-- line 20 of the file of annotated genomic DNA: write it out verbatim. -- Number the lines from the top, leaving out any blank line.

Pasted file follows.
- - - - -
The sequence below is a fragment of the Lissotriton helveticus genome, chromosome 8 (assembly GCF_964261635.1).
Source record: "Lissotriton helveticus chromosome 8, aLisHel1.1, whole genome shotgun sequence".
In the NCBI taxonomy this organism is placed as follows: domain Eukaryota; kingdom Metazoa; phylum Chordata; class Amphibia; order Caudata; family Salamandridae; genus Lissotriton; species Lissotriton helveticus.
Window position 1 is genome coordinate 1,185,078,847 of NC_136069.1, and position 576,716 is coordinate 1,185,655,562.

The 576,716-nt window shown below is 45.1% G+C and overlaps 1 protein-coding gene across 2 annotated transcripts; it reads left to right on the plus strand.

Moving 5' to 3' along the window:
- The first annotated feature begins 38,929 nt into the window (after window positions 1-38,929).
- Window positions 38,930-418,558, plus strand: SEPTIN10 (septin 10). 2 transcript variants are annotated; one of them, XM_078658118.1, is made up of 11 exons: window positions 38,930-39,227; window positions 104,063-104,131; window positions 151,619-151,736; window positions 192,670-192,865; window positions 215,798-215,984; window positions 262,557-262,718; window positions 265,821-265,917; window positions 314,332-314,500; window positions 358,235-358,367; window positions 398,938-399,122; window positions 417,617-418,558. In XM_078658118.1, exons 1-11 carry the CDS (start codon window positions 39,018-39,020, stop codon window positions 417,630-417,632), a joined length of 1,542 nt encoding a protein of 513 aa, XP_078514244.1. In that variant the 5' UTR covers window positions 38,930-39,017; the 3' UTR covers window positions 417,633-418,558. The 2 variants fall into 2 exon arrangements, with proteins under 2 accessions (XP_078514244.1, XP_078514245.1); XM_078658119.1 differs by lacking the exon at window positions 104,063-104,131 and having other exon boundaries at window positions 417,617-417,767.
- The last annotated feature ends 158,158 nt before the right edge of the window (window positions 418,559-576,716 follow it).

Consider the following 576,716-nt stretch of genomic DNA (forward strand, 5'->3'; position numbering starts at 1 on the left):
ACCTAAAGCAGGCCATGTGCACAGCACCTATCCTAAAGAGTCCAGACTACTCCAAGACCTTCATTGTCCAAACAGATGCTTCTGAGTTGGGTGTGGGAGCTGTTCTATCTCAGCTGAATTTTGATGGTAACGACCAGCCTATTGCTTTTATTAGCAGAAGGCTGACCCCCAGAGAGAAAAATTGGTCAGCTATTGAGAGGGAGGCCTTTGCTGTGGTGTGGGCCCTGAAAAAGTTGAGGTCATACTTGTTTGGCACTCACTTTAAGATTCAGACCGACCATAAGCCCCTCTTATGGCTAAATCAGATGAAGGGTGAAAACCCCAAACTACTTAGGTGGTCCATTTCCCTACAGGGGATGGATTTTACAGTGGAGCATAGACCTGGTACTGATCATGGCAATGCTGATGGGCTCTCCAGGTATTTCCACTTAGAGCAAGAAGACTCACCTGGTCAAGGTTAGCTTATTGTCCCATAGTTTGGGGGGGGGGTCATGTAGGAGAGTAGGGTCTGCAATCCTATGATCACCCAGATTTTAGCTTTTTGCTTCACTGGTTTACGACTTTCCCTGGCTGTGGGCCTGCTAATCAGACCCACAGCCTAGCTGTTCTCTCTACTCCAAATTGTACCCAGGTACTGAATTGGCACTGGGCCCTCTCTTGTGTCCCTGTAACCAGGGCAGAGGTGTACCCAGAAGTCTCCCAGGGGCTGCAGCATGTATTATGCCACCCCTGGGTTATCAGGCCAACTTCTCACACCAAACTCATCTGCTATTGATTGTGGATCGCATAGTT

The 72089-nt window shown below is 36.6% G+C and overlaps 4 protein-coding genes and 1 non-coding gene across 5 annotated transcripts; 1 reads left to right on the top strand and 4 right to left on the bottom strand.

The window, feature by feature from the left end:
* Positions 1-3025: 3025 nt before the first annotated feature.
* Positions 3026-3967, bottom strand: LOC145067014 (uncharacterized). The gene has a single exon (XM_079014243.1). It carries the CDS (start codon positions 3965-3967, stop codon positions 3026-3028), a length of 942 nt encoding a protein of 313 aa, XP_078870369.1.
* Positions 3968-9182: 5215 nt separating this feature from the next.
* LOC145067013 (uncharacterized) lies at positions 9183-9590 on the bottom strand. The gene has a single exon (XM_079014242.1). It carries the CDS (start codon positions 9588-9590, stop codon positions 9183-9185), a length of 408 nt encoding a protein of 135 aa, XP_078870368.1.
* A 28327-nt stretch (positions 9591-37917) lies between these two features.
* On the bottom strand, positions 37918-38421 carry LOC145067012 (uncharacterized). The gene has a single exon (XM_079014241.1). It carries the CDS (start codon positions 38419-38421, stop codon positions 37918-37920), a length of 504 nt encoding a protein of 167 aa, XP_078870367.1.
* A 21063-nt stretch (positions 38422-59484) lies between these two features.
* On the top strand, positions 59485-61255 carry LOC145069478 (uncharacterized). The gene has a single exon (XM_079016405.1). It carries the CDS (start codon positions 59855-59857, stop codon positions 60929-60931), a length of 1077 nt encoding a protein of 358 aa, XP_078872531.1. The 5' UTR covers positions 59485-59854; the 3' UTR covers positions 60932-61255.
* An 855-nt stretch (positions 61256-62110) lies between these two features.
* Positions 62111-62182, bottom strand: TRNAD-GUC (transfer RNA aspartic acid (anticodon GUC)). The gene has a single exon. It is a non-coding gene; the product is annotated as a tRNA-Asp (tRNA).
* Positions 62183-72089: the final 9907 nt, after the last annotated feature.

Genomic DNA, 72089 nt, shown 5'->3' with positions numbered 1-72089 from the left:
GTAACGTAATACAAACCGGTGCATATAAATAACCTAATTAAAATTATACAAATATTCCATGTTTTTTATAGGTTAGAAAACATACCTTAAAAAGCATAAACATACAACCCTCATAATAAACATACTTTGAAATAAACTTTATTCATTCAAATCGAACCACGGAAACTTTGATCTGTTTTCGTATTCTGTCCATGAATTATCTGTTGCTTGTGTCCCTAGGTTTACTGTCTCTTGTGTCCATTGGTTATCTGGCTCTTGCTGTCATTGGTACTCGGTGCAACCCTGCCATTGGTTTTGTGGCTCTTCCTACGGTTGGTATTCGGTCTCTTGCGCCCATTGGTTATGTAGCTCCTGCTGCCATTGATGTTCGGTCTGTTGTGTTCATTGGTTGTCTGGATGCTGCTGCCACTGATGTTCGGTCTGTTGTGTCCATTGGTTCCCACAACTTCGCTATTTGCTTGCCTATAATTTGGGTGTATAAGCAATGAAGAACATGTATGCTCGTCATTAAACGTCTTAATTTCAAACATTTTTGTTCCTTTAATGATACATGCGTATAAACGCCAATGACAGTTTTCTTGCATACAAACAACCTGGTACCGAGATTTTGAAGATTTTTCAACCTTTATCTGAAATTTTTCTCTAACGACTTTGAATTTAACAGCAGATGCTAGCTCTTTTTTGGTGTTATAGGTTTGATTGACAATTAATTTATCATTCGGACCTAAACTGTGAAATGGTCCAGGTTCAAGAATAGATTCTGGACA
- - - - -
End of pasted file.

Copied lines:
* A 21063-nt stretch (positions 38422-59484) lies between these two features.